California Assisted Suicide Bill Passes Assembly during National Suicide Prevention Week
September 6 to 12 is National Suicide Prevention Week, and yet almost as if in a cruel joke, the California legislature has fast-tracked a bill to legalize physician-assisted suicide in the state. Just yesterday, the “End of Life Options Act” (AB X2-15) passed the State Assembly by a vote of 44-35.
The bill now goes to the Senate for a vote this Friday, where it is expected to pass since the Senate passed a very similar assisted suicide bill earlier this year. That earlier bill stalled in committee. If the current measure passes, it would take effect in 31 days unless Governor Jerry Brown vetoes it. The Governor has not made any public statement on the bill, except that he was displeased at its introduction into his special session on healthcare financing.
The deceptively named “End of Life Options Act” would allow adults with a terminal diagnosis to request lethal drugs from their doctor in order to cause their death.
Supporters of the bill believe it has the appropriate safeguards to protect against abuse and coercion; however, during the bill’s hearing in the Public Health and Developmental Services Committee last week, the bill’s author, Assembly Member Susan Eggman (D-Stockton) responded to a question about undue influence, saying:
“We have tried to close every door possible for somebody to point to that. Is any … does anybody get coerced into, you know, going for a cup of coffee when they don’t want to? I don’t know, I mean, some things – there’s just no way to stop. But within this bill, it is a felony to coerce somebody.” (emphasis added)
Because the bill does not require there to be any witnesses at the time the patient takes the lethal drugs to end his life, there can be no way of knowing in each case that the person remained free from coercion to the very end. More importantly, as admitted by the bill’s author, there can be no way to prevent coercion, and one can only hold the influencer accountable if it is discovered after the irreversible act of the patient’s self-induced death.
Tim Rosales, spokesman for the coalition group Californians Against Assisted Suicide, responded to the bill’s passage in the State Assembly, saying,
“We appreciated many eloquent statements of assisted suicide opposition from progressive legislators representing low income districts. The bipartisan opposition and narrow Assembly vote indicates that there are still so many unanswered and troubling issues with this bill as it’s rushed through this special session.
“This bill remains opposed by groups representing people living with disabilities, cancer doctors, people advocating for the poor and uninsured and faith based organizations.”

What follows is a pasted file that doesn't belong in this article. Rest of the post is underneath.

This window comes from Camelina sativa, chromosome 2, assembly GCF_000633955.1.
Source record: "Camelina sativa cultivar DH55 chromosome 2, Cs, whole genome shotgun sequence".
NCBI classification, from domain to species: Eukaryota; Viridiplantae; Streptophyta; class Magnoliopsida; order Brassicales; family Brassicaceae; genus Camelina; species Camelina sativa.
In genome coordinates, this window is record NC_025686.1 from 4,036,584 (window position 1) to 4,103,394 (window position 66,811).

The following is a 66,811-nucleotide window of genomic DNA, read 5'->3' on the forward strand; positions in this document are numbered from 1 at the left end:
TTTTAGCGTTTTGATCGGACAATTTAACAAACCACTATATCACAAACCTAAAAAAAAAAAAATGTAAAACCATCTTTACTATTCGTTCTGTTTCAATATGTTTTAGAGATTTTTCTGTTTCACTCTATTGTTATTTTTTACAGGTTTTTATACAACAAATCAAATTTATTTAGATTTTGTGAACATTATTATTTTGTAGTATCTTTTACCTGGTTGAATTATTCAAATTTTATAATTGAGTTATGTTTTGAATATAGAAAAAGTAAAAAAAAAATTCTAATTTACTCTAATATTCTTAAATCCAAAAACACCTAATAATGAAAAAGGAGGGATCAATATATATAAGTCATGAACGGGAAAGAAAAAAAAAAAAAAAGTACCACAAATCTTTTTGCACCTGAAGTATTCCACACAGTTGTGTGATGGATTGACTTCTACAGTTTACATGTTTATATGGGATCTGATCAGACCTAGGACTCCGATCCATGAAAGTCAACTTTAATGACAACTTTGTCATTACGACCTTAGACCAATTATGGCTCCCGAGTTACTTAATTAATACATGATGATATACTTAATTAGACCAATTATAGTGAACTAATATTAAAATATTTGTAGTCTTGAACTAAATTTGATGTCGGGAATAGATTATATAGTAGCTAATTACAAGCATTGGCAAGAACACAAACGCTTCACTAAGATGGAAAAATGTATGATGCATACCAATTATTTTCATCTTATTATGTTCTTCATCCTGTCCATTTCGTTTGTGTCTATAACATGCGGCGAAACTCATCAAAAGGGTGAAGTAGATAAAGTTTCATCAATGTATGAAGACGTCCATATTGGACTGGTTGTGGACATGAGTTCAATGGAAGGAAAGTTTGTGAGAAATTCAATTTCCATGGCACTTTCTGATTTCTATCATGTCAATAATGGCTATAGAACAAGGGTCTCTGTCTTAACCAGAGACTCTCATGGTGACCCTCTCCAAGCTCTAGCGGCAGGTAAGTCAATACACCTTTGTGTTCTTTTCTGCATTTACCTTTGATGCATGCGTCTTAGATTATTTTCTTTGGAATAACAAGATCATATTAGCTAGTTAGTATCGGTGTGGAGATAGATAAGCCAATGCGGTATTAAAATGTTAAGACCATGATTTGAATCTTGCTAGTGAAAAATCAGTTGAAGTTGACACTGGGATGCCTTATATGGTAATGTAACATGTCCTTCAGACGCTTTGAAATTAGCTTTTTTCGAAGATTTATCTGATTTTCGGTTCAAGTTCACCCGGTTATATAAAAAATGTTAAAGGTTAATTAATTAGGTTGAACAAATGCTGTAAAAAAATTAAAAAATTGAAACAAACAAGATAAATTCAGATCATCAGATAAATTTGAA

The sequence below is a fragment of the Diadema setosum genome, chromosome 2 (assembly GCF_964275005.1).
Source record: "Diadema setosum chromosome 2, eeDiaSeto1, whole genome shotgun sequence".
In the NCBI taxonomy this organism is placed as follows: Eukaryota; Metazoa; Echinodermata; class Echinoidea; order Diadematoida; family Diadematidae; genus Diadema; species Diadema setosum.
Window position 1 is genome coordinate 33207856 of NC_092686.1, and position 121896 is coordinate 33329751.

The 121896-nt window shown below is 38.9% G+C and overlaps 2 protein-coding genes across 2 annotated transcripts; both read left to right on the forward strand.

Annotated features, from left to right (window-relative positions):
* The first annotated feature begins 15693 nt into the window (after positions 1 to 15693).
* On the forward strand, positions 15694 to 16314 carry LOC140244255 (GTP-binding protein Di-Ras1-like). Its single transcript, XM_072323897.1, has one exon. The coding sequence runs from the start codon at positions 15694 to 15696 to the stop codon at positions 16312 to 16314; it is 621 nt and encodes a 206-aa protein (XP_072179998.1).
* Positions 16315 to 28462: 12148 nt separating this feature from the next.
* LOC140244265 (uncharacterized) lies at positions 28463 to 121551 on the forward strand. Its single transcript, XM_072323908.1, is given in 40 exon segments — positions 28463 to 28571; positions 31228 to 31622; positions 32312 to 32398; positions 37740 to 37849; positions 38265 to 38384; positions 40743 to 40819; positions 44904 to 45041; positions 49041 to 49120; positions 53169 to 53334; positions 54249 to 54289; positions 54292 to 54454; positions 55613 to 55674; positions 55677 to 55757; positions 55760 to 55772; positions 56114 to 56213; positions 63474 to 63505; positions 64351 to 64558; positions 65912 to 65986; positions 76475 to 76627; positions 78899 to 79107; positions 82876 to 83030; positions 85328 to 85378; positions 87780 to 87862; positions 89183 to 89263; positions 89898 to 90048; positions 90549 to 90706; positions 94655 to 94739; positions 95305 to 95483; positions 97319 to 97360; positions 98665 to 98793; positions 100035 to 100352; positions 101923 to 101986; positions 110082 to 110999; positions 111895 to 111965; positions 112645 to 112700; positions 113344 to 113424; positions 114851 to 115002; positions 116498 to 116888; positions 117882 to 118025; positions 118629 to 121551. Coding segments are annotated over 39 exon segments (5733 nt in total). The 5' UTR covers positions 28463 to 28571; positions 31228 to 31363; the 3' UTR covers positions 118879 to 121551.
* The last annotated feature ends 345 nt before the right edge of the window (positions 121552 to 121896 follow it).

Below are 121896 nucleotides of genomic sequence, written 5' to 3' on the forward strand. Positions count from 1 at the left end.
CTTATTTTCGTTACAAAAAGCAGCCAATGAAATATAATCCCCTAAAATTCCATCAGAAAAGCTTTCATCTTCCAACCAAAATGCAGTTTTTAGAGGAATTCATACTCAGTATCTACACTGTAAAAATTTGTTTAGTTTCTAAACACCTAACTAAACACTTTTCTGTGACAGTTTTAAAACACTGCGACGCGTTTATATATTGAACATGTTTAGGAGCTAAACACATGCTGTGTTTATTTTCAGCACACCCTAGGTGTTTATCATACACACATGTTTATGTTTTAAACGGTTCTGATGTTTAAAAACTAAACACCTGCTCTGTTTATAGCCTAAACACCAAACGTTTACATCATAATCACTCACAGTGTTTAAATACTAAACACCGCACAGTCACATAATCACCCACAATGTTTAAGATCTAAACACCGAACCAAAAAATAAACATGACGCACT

During this weeklong national campaign to prevent suicide, the American Foundation for Suicide Prevention (AFSP) is encouraging people to learn the risk factors and warning signs. Included in their list of factors that increase the chance for someone to commit suicide are:
- “Serious or chronic health conditions and/or pain”
- “Exposure to another person’s suicide, or to graphic or sensationalized accounts of suicide”
- “Access to lethal means”
In the state of Oregon, where assisted suicide has been legal practice for 17 years, the rate of general suicide (i.e., not assisted suicide under the bill) among adults aged 35 to 64 is the second highest in the nation at 27.3. Additionally, the non-assisted suicide rate has increased 49 percent from 1999 to 2010, compared to the national increase of 28 percent according to a report from the Centers for Disease Control. While it may not be possible to link an increase in suicide solely to the legalization of assisted suicide, it is quite noteworthy that the state experienced a much higher increase than the national average since the law was put in place.
If California, the most populous state in the country, passes this assisted suicide bill, it would not be surprising if the general rate of suicide would also dramatically increase.
During National Suicide Prevention Week, it is important to acknowledge that assisted suicide – the abrupt ending of one’s life by taking lethal drugs obtained from a doctor – is not a compassionate response to suffering and has no place in the medical profession guided by the Hippocratic Oath’s “First, do no harm.” Instead, efforts should be made to fund palliative care and hospice programs which offer patients hope and real comfort in their last days. The history of Oregon’s assisted suicide experience has shown that the most vulnerable patients are left open to abuse and coercion – a history that could be repeated in California.
Genevieve Plaster is a research assistant for the Charlotte Lozier Institute.